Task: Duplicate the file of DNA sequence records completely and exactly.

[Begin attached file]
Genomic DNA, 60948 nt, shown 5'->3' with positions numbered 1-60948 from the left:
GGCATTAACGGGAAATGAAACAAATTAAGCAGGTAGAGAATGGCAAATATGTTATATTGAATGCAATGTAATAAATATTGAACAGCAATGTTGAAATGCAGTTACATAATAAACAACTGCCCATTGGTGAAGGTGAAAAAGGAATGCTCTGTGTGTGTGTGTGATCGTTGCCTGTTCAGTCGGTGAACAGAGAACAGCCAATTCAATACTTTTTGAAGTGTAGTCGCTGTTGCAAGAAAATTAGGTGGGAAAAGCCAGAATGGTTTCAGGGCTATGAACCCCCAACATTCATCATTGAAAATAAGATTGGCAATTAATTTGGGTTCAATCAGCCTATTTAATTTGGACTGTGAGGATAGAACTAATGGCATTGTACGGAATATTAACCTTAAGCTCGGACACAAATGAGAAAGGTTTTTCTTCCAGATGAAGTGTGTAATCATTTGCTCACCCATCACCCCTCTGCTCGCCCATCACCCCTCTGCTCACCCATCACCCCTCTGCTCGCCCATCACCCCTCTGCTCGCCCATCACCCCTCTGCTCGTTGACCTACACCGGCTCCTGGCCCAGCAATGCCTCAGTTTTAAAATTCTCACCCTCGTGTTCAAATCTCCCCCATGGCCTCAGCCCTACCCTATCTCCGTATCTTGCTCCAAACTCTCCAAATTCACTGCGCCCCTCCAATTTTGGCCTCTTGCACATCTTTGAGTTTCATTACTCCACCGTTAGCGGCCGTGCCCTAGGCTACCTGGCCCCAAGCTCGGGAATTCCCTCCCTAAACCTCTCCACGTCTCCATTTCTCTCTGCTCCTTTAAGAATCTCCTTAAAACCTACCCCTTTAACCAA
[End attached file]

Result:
Genomic DNA, 60948 nt, shown 5'->3' with positions numbered 1-60948 from the left:
GGCATTAACGGGAAATGAAACAAATTAAGCAGGTAGAGAATGGCAAATATGTTATATTGAATGCAATGTAATAAATATTGAACAGCAATGTTGAAATGCAGTTACATAATAAACAACTGCCCATTGGTGAAGGTGAAAAAGGAATGCTCTGTGTGTGTGTGTGATCGTTGCCTGTTCAGTCGGTGAACAGAGAACAGCCAATTCAATACTTTTTGAAGTGTAGTCGCTGTTGCAAGAAAATTAGGTGGGAAAAGCCAGAATGGTTTCAGGGCTATGAACCCCCAACATTCATCATTGAAAATAAGATTGGCAATTAATTTGGGTTCAATCAGCCTATTTAATTTGGACTGTGAGGATAGAACTAATGGCATTGTACGGAATATTAACCTTAAGCTCGGACACAAATGAGAAAGGTTTTTCTTCCAGATGAAGTGTGTAATCATTTGCTCACCCATCACCCCTCTGCTCGCCCATCACCCCTCTGCTCACCCATCACCCCTCTGCTCGCCCATCACCCCTCTGCTCGCCCATCACCCCTCTGCTCGTTGACCTACACCGGCTCCTGGCCCAGCAATGCCTCAGTTTTAAAATTCTCACCCTCGTGTTCAAATCTCCCCCATGGCCTCAGCCCTACCCTATCTCCGTATCTTGCTCCAAACTCTCCAAATTCACTGCGCCCCTCCAATTTTGGCCTCTTGCACATCTTTGAGTTTCATTACTCCACCGTTAGCGGCCGTGCCCTAGGCTACCTGGCCCCAAGCTCGGGAATTCCCTCCCTAAACCTCTCCACGTCTCCATTTCTCTCTGCTCCTTTAAGAATCTCCTTAAAACCTACCCCTTTAACCAA